The reported claim of Kerala State Electricity Board (KSEB) for bills due from Hindustan Newsprint Limited (HNL), which is slated to undergo a corporate insolvency resolution process (CIRP) under the Insolvency and Bankruptcy Code (IBC), may not stand scrutiny of law, according to an expert.
On November 25, 2019, NCLT-New Delhi had granted permission to liquidator and parent company HPC to sell 100 per cent shareholding in HNL to the Government of Kerala. The Resolution Plan for revival of HNL submitted by the Kerala Government was voted on by the Committee of Creditors (CoC) with a 97.02 per cent majority, and the NCLT approved the same on January 29, 2021.
Resolution Plan terns binding
In response to an application filed by a creditor of HNL, the Kochi Bench of the NCLT had on November 28, 2019, directed that a CIRP may be initiated, and appointed an Interim Resolution Professional. Parent company Hindustan Paper Corporation (HPC),was under liquidation as per orders of the NCLT-New Delhi and the National Company Law Appellate Tribunal (NCLAT).
Bijoy Pulipra, leading corporate and insolvency lawyer, told businessline the Resolution Plan is a scheme approving the revival of the corporate debtor. Its terms are binding on all the creditors, stakeholders, the Central and State governments, among others. Payment to creditors under the plan is determined by the CoC comprising mainly of financial institutions.
Commercial wisdom of CoC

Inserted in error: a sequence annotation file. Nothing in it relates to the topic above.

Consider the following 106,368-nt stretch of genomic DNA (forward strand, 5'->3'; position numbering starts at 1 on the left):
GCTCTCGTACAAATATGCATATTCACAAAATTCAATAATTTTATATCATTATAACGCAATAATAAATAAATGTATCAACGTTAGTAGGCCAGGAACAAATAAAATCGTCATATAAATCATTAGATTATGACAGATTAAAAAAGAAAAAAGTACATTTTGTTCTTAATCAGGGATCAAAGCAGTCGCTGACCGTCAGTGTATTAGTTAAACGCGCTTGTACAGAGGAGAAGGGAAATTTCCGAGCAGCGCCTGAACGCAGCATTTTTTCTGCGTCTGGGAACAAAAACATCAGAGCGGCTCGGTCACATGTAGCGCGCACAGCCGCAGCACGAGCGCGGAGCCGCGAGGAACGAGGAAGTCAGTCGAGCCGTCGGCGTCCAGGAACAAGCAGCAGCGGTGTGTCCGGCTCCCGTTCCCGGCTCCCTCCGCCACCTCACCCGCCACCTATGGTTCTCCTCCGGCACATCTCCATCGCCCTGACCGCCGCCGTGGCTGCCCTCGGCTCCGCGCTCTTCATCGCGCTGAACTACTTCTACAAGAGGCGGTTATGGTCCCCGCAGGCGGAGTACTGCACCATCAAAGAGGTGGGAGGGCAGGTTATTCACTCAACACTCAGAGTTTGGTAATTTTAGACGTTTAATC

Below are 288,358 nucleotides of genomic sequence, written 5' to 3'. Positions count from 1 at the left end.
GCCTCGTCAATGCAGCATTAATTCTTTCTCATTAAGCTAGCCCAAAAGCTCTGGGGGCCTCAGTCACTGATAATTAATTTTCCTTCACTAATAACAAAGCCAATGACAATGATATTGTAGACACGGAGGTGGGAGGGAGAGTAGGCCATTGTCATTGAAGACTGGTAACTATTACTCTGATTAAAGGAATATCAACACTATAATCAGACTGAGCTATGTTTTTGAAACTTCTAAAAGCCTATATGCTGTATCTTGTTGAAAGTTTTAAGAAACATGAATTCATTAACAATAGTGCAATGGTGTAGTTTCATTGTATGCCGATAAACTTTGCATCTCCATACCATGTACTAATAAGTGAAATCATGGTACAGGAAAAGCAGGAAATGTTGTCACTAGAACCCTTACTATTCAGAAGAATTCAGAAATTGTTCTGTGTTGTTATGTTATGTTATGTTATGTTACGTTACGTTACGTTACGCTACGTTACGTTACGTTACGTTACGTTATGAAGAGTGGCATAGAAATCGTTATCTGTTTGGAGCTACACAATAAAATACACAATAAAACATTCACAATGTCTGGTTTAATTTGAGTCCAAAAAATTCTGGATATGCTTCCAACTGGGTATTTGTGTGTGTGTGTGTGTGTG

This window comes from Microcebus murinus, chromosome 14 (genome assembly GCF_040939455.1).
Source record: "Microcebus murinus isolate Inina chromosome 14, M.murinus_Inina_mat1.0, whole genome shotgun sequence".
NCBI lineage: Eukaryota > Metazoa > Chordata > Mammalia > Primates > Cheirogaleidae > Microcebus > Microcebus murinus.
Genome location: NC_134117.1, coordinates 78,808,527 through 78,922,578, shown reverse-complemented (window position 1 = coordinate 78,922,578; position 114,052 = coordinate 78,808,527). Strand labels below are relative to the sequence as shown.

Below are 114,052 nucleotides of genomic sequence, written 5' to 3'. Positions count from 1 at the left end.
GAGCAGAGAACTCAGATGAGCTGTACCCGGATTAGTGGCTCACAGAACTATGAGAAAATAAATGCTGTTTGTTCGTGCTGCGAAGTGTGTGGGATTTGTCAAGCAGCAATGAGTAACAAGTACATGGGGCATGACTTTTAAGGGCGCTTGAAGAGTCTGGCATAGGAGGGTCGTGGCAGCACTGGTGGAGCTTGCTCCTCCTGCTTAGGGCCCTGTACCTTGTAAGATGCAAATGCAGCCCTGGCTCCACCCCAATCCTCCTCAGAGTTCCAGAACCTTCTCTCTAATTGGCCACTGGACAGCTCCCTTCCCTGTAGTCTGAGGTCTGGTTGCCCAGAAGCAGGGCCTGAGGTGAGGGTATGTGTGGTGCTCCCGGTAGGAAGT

There are different types of creditors. Operational creditors are one, consisting mainly of suppliers of goods and service providers. Dues to these creditors are to be paid only after settling the liabilities of financial institutions, employees and workmen. If there is no amount left after settling the dues of financial institutions, employees and workmen, then there is no legal compulsion to pay any amount to operational creditors other than a minimum amount. KSEB is an operational creditor within the meaning of the IBC, Pulipra pointed out.
It is a settled legal position that the courts shall not interfere in the commercial wisdom of the CoC if a requisite majority approves the same, Pulipra said. In the instant case, the Kerala Government took over control of HNL and renamed it Kerala Paper Products Limited, and the revival process is now in progress. The KSEB has reportedly challenged the Resolution Plan on grounds of its dues having not been paid under the terms of the Plan.
No legal grievance
“If KSEB was aggrieved by the terms of the Resolution Plan, they should have approached the NCLAT within 30 days from the date of the order. As the Plan was approved by 97.02 per cent votes, the same is binding on all stakeholders, including KSEB,” Pulipra said. It may be recalled the `commercial wisdom’ of the CoC cannot be interfered with, except in limited ambit, as contemplated under Section 30(2) of the IBC in respect of an adjudicating authority, and as per Section 61(3), in regard to an `Appellate Tribunal’.
Besides, it is not open to an adjudicating authority’ (Tribunal) or an appellate authority (Appellate Tribunal) to consider ‘any other feature than the one mentioned in Section 30(2) or Section 61 (3) of the IBC. As the requisite majority of creditors had approved the Plan, there is no legal grievance for KSEB, and hence the claim of non-payment of dues at may not hold at this stage, Pulipra said.
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